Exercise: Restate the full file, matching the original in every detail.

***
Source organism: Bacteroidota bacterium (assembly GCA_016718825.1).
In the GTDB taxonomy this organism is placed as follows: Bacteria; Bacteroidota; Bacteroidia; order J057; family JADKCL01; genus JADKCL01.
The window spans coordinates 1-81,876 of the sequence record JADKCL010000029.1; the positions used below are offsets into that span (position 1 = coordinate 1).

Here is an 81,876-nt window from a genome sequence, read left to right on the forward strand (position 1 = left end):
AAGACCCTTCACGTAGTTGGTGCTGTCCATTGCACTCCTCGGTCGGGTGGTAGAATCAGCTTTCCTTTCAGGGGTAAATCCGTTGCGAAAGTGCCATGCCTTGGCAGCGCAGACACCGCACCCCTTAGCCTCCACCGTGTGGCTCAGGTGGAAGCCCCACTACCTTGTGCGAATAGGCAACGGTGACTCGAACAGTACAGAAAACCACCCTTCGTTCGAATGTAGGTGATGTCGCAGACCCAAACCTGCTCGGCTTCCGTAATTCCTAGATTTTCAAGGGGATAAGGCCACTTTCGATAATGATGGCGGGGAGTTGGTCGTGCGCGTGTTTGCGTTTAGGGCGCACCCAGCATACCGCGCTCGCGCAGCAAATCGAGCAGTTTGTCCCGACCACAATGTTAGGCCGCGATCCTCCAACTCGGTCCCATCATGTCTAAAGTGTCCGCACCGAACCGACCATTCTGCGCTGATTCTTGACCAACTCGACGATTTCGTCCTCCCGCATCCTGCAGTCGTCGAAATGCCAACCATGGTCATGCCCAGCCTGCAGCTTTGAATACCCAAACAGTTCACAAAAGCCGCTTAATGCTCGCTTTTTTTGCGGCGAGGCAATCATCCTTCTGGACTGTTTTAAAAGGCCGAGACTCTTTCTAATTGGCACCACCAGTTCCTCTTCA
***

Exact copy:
Source organism: Bacteroidota bacterium (assembly GCA_016718825.1).
In the GTDB taxonomy this organism is placed as follows: Bacteria; Bacteroidota; Bacteroidia; order J057; family JADKCL01; genus JADKCL01.
The window spans coordinates 1-81,876 of the sequence record JADKCL010000029.1; the positions used below are offsets into that span (position 1 = coordinate 1).

Here is an 81,876-nt window from a genome sequence, read left to right on the forward strand (position 1 = left end):
AAGACCCTTCACGTAGTTGGTGCTGTCCATTGCACTCCTCGGTCGGGTGGTAGAATCAGCTTTCCTTTCAGGGGTAAATCCGTTGCGAAAGTGCCATGCCTTGGCAGCGCAGACACCGCACCCCTTAGCCTCCACCGTGTGGCTCAGGTGGAAGCCCCACTACCTTGTGCGAATAGGCAACGGTGACTCGAACAGTACAGAAAACCACCCTTCGTTCGAATGTAGGTGATGTCGCAGACCCAAACCTGCTCGGCTTCCGTAATTCCTAGATTTTCAAGGGGATAAGGCCACTTTCGATAATGATGGCGGGGAGTTGGTCGTGCGCGTGTTTGCGTTTAGGGCGCACCCAGCATACCGCGCTCGCGCAGCAAATCGAGCAGTTTGTCCCGACCACAATGTTAGGCCGCGATCCTCCAACTCGGTCCCATCATGTCTAAAGTGTCCGCACCGAACCGACCATTCTGCGCTGATTCTTGACCAACTCGACGATTTCGTCCTCCCGCATCCTGCAGTCGTCGAAATGCCAACCATGGTCATGCCCAGCCTGCAGCTTTGAATACCCAAACAGTTCACAAAAGCCGCTTAATGCTCGCTTTTTTTGCGGCGAGGCAATCATCCTTCTGGACTGTTTTAAAAGGCCGAGACTCTTTCTAATTGGCACCACCAGTTCCTCTTCA